Sunday, September 8, 2013
Spotlight on Spaulding Rehab's Set Sail
The timing could not have been better. Two days after John Odom, the last of the survivors of the Boston Marathon bombing went home after being discharged from Spaulding's outpatient care, Spaulding Rehab Hospital was decked out with balloons and a festive atmosphere of celebration and healing for their annual Set Sail event.
I've been to other Set Sail events but none compared to today's event. This was the first Set Sail at the recently opened Charlestown facility. How remarkable that just 12 days after the Boston Marathon bombing, Spaulding Rehab opened its doors and many of the survivors came to Spaulding to find their emotional and physical strength after the devastating events of April 15th.
Today was a day of great food, fun, reunions and healing....
Members of the 2009 Race for Rehab Team reunited
an opportunity to experience adaptive fishing
Emcee Kelly Tuthill's opening remarks about Spaulding Rehab and the Adaptive Sports Program. The Spaulding Rehabilitation Network is dedicated to enabling individuals of all abilities to lead active, healthy lifestyles. Participation in sports and recreational pursuits helps to make this possible.
Spaulding Adaptive Sports programs began in Boston in 2001 and was named after the former medical director of Spaulding, Dr. Charles H. Weingarten. His wife, Jane is the co chair of the event held every year as the program's major fund raiser to enable children and adults to access sports and recreation. No one is turned away because of financial reasons.
Whether it is wheelchair tennis, hand cycling, adaptive rowing, or windsurfing, those living with disabilities after illness or injury can rebuild their strength and sense of independence while they increase body awareness, build self-confidence, learn new life skills, and even make new friends.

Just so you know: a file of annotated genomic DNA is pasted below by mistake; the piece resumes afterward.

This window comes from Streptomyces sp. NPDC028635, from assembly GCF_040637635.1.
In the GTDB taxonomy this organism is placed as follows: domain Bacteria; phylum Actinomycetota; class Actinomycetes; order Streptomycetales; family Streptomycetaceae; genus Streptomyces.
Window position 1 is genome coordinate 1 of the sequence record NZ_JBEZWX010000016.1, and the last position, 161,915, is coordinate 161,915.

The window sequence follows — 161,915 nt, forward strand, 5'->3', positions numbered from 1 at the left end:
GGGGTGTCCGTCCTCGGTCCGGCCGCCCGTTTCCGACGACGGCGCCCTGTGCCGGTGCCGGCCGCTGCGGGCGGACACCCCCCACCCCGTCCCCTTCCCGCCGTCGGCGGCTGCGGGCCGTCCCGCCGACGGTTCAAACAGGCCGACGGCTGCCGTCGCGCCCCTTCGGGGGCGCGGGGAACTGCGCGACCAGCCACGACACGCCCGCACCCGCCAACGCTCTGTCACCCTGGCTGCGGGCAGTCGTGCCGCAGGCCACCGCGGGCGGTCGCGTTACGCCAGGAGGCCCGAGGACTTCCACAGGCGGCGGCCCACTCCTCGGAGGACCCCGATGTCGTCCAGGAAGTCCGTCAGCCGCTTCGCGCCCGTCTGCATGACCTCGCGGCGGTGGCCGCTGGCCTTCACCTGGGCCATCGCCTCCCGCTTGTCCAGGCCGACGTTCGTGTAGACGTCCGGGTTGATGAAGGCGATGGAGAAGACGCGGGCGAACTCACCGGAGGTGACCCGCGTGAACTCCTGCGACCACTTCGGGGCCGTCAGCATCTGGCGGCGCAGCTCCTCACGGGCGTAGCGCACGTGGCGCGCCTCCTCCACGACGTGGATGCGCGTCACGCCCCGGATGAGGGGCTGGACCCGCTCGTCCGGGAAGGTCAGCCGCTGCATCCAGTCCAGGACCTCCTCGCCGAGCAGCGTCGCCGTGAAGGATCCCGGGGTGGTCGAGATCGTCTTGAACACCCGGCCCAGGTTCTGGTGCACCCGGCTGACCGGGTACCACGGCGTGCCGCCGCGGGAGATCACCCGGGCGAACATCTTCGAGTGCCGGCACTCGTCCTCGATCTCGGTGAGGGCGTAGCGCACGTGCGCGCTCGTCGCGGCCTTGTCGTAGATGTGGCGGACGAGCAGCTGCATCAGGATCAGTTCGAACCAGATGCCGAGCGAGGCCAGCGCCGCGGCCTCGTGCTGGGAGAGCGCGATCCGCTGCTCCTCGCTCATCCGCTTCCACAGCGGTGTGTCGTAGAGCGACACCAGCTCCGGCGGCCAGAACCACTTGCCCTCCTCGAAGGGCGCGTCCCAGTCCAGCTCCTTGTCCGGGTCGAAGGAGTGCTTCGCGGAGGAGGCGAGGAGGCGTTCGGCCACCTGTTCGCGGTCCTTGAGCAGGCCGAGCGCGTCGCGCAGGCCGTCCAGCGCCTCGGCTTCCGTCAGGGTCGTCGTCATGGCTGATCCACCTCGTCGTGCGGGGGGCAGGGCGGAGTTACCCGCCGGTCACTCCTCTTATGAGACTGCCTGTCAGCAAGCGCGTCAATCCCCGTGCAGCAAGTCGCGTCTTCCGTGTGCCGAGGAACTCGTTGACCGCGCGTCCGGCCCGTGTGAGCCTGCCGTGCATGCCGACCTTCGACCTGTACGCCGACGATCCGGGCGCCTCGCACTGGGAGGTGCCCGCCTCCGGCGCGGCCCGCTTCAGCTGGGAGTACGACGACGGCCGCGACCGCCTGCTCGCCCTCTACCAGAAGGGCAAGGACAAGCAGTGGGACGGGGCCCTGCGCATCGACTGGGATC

Children and adults can participate in Spaulding Adaptive Sports programs under the supervision of adaptive sports professionals as well as Spaulding therapists, providing the perfect environment to try a new sport or get back to one you have always loved. Our trained staff will help identify activities most appropriate for each participant, based on his or her capabilities.-Compiled from today's program and Spaulding's website}
President David Storto's opening remarks in which he shared his tremendous pride in Spaulding's response in the aftermath of the bombings and how grateful he is that the survivors were able to heal and recover at this state of the art facility.
He introduced Mayor Menino --
I was overcome with emotion as he talked about a park that is accessible for children of all abilities to be built on the property abutting Spaulding's new facility.
It was an emotional day all around as we reconnected with those with whom we were in the Mandarin Oriental on Marathon Monday, reunited with runners from our '09 team and those who we were waiting for on this year's team when the bombs went off. While I felt the sadness of the events of 4/15, I became keenly aware of the healing that has happened in my own life since I was a patient at Spaulding seven years ago
and the healing of these past five months since Marathon Monday.
I am able to take advantage of the Aquatics Therapy program at Spaulding to continue to find my strength and recover from paralytic polio and trauma experiencing a sense of integration and wholeness of mind, body and Spirit. Seven years ago when I walked through the doors of Spaulding's Framingham Outpatient Clinic for Post Polio, I thought that my life was ending -- and in a way it was --